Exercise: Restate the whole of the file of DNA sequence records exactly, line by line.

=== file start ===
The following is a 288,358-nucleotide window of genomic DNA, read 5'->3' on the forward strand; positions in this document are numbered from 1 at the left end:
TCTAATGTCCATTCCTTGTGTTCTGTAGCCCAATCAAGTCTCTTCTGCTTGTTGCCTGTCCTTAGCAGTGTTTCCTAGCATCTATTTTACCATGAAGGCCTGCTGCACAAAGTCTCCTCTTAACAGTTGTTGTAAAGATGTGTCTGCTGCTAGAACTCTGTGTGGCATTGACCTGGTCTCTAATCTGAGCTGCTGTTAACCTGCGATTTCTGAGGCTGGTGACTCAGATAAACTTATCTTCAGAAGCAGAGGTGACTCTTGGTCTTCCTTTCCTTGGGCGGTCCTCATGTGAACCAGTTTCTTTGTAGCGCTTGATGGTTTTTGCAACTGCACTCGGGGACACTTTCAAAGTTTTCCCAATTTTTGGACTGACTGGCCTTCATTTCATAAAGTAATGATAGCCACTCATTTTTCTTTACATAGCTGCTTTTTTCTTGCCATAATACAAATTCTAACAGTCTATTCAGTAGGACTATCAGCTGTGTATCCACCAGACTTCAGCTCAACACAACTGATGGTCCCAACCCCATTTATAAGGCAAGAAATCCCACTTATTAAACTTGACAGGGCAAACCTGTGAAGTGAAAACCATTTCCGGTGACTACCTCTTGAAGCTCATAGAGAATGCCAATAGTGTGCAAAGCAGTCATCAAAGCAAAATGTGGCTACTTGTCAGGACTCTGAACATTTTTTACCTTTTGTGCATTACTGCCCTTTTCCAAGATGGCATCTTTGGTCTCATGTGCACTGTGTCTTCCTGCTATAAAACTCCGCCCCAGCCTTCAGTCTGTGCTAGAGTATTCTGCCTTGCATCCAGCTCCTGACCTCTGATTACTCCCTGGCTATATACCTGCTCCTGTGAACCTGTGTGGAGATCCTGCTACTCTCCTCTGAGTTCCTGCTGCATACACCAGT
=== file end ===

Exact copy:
The following is a 288,358-nucleotide window of genomic DNA, read 5'->3' on the forward strand; positions in this document are numbered from 1 at the left end:
TCTAATGTCCATTCCTTGTGTTCTGTAGCCCAATCAAGTCTCTTCTGCTTGTTGCCTGTCCTTAGCAGTGTTTCCTAGCATCTATTTTACCATGAAGGCCTGCTGCACAAAGTCTCCTCTTAACAGTTGTTGTAAAGATGTGTCTGCTGCTAGAACTCTGTGTGGCATTGACCTGGTCTCTAATCTGAGCTGCTGTTAACCTGCGATTTCTGAGGCTGGTGACTCAGATAAACTTATCTTCAGAAGCAGAGGTGACTCTTGGTCTTCCTTTCCTTGGGCGGTCCTCATGTGAACCAGTTTCTTTGTAGCGCTTGATGGTTTTTGCAACTGCACTCGGGGACACTTTCAAAGTTTTCCCAATTTTTGGACTGACTGGCCTTCATTTCATAAAGTAATGATAGCCACTCATTTTTCTTTACATAGCTGCTTTTTTCTTGCCATAATACAAATTCTAACAGTCTATTCAGTAGGACTATCAGCTGTGTATCCACCAGACTTCAGCTCAACACAACTGATGGTCCCAACCCCATTTATAAGGCAAGAAATCCCACTTATTAAACTTGACAGGGCAAACCTGTGAAGTGAAAACCATTTCCGGTGACTACCTCTTGAAGCTCATAGAGAATGCCAATAGTGTGCAAAGCAGTCATCAAAGCAAAATGTGGCTACTTGTCAGGACTCTGAACATTTTTTACCTTTTGTGCATTACTGCCCTTTTCCAAGATGGCATCTTTGGTCTCATGTGCACTGTGTCTTCCTGCTATAAAACTCCGCCCCAGCCTTCAGTCTGTGCTAGAGTATTCTGCCTTGCATCCAGCTCCTGACCTCTGATTACTCCCTGGCTATATACCTGCTCCTGTGAACCTGTGTGGAGATCCTGCTACTCTCCTCTGAGTTCCTGCTGCATACACCAGT